When Raynor and Moth find themselves homeless, and in the shadow of a devastating health diagnosis, they pursue the only option they find available to them – to start walking. Six hundred and thirty miles of walking and wild camping in fact, via Devon and Cornwall, along the South West Coast path. During their time on the trail, they discover a lot about themselves, their relationship, and the realities of being homeless.
An inspirational read for fans of books like Wild and believers in the restorative powers of nature. Sometimes the path to healing means putting one foot in front of the other, and moving on.
IN PRAISE OF WALKING BY SHANE O’MARA
Keeping with the walking theme (oh, aren’t I doing well on the segues this month? 🙂 ), and my final book for January – In Praise of Walking. And if you ever needed a reminder of why walking might just be the perfect form of exercise, this is another one for you. Packed with information on the physical, psychological and social benefits of getting out and pounding the pavements, you’ll be left in no doubt about the life-enhancing merits of getting your ten thousand steps in.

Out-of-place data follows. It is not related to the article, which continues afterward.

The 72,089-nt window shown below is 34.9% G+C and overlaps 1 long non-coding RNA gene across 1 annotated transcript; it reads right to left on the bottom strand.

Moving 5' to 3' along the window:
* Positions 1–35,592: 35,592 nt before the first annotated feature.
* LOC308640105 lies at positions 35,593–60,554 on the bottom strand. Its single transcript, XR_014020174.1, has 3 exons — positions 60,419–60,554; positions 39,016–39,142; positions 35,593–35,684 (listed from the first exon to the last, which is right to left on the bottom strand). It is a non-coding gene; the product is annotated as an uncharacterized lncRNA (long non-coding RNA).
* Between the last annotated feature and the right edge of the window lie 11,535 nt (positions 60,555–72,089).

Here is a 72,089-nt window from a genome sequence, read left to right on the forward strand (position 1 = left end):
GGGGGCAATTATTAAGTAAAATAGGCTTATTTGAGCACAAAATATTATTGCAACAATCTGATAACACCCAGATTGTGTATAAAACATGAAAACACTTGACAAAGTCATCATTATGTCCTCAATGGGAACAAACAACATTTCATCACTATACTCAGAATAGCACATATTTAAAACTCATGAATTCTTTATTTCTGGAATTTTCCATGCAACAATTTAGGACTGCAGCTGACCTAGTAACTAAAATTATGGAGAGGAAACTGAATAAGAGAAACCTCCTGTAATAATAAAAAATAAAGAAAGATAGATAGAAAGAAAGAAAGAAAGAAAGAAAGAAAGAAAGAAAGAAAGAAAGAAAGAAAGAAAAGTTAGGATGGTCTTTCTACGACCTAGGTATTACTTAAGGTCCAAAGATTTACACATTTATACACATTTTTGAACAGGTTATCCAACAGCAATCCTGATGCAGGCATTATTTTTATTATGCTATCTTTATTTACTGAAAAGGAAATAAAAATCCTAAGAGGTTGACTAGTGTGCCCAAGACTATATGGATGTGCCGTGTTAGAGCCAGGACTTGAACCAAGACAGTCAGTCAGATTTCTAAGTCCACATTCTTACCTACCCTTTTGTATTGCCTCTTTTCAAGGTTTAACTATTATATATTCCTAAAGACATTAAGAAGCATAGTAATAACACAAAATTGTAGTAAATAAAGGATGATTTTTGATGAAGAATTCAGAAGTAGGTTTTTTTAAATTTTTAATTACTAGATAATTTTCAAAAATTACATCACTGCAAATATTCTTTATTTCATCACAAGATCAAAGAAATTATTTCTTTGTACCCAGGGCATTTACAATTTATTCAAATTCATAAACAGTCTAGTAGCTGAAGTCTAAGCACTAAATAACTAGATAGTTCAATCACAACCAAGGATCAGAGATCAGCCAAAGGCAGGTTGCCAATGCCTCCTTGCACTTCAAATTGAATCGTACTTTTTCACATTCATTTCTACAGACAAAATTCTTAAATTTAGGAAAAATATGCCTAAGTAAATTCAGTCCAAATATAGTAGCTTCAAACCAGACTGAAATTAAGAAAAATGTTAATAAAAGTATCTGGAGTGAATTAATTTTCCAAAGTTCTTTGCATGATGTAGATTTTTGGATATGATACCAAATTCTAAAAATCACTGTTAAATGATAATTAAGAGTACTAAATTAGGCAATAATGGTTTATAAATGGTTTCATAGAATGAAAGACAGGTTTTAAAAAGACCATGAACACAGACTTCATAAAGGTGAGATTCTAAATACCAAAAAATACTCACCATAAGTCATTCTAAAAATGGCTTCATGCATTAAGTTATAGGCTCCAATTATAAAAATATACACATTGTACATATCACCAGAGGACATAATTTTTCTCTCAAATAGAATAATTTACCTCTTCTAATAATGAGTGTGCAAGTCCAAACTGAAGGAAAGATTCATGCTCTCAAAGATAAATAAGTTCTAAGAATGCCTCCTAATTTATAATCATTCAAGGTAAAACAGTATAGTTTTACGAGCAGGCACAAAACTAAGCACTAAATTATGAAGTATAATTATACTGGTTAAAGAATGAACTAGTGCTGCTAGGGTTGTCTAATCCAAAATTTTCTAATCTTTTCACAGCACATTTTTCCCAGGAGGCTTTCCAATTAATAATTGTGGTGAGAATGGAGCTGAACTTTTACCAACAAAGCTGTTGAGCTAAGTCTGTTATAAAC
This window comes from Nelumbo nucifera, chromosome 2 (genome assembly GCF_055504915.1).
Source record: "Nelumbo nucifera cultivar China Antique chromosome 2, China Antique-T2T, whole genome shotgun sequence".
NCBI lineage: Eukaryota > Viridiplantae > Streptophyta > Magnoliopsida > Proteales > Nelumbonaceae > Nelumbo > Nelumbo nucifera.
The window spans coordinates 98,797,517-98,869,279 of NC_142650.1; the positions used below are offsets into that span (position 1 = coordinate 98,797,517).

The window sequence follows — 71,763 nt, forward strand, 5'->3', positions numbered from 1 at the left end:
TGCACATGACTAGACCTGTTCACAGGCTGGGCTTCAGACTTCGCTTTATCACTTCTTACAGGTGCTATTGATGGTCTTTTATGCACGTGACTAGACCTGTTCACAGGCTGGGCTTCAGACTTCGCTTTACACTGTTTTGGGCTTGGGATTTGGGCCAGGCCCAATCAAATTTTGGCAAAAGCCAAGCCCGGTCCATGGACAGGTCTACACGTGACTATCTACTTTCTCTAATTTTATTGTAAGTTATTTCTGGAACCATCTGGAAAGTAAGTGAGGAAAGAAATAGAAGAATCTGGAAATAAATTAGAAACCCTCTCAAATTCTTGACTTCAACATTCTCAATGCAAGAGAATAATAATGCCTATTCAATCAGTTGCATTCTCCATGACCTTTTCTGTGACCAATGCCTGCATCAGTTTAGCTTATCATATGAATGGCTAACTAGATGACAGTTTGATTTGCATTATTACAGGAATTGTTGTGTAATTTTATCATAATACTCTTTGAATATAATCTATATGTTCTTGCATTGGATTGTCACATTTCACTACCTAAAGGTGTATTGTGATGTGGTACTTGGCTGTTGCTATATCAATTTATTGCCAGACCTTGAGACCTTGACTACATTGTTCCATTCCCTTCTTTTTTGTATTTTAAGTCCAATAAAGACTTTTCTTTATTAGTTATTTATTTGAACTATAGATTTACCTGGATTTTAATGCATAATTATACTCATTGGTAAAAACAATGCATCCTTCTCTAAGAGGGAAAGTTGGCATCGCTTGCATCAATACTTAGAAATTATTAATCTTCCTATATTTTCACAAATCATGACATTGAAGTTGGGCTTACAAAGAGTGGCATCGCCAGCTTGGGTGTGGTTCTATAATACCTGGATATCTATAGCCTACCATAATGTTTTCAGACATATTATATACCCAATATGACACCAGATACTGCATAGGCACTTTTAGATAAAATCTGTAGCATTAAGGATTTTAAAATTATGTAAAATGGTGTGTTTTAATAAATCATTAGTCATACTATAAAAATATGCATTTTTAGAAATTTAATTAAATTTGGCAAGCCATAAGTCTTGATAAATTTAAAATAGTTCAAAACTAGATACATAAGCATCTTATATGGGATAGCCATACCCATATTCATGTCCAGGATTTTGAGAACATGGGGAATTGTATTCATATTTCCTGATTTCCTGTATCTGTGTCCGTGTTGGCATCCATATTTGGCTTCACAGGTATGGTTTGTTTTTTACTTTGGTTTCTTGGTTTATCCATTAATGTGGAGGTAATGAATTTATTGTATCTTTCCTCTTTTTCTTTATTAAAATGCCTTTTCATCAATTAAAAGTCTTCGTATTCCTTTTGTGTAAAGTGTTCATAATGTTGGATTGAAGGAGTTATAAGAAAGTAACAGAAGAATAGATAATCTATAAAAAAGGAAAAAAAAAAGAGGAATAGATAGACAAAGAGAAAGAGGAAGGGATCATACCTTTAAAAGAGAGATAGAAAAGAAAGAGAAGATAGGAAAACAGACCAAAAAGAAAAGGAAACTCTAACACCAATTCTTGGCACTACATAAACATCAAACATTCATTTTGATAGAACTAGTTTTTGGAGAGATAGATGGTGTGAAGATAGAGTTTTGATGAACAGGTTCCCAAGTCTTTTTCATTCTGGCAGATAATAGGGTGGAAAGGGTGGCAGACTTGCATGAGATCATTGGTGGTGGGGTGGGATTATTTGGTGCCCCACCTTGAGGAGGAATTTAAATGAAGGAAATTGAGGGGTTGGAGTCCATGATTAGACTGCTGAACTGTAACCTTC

And on that note – it’s time for me to take my dog for a walk.
See you again in February for another month in books.
*This post contains one gifted item, and Amazon affiliate links, which means that I will receive commission should you purchase via them.